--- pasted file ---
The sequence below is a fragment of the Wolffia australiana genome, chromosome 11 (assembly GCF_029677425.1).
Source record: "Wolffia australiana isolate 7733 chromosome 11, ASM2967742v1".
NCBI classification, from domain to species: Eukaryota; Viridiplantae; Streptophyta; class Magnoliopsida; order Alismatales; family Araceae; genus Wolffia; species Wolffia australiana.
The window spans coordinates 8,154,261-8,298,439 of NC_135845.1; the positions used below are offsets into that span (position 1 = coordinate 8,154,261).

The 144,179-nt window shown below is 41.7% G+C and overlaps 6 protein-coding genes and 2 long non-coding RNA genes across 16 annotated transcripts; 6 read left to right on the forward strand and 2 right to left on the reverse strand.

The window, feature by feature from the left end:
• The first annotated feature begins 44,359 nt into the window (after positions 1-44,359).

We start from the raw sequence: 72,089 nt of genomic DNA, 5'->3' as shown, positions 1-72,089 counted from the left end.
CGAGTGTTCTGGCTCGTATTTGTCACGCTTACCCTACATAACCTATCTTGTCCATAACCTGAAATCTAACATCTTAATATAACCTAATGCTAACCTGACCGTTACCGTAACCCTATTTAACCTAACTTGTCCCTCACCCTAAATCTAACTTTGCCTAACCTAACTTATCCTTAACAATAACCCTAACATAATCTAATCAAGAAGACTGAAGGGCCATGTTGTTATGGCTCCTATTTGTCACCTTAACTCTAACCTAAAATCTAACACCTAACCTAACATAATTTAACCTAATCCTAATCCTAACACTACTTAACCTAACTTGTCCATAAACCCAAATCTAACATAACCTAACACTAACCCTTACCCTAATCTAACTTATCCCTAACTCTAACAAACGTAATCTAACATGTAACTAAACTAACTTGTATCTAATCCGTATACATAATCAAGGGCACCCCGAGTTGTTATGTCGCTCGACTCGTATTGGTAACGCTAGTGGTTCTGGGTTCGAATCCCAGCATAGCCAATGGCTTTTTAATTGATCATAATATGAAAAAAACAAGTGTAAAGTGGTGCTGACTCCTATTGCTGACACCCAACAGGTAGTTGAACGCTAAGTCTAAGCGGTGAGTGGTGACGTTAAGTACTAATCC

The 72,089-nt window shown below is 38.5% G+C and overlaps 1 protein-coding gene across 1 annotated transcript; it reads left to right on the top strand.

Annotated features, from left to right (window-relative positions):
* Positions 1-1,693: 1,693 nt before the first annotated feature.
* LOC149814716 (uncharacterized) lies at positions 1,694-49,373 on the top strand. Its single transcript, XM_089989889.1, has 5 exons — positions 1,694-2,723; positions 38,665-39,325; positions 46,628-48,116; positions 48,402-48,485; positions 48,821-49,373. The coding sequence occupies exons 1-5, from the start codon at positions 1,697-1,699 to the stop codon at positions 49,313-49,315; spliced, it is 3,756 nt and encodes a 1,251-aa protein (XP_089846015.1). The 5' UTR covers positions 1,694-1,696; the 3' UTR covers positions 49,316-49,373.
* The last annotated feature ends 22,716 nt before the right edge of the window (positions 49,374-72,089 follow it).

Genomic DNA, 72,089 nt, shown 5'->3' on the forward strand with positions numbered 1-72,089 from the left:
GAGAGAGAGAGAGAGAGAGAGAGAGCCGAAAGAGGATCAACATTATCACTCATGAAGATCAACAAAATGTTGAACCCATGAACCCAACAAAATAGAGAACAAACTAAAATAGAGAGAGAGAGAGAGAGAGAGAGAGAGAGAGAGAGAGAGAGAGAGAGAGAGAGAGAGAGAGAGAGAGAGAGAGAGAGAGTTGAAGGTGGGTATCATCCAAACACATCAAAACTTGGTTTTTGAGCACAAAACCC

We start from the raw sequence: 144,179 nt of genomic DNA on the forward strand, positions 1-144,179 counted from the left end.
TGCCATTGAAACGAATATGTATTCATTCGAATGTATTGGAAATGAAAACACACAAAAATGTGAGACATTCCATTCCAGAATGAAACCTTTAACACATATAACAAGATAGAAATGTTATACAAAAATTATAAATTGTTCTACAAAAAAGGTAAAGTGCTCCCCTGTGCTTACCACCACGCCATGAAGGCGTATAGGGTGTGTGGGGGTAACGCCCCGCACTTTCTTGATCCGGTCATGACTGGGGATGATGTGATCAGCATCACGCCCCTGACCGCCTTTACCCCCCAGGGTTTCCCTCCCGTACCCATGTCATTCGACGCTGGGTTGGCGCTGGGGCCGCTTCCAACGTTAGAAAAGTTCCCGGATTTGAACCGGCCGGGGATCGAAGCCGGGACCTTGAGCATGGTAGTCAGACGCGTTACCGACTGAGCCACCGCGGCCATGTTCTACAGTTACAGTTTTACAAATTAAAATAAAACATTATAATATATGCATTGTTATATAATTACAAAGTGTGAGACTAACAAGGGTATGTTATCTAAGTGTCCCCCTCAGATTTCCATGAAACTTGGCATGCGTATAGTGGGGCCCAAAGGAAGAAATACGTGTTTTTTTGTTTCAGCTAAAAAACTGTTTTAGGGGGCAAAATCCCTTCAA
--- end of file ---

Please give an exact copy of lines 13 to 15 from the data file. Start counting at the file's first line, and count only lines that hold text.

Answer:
* LOC149814716 (uncharacterized) lies at positions 1,694-49,373 on the top strand. Its single transcript, XM_089989889.1, has 5 exons — positions 1,694-2,723; positions 38,665-39,325; positions 46,628-48,116; positions 48,402-48,485; positions 48,821-49,373. The coding sequence occupies exons 1-5, from the start codon at positions 1,697-1,699 to the stop codon at positions 49,313-49,315; spliced, it is 3,756 nt and encodes a 1,251-aa protein (XP_089846015.1). The 5' UTR covers positions 1,694-1,696; the 3' UTR covers positions 49,316-49,373.
* The last annotated feature ends 22,716 nt before the right edge of the window (positions 49,374-72,089 follow it).

Genomic DNA, 72,089 nt, shown 5'->3' on the forward strand with positions numbered 1-72,089 from the left: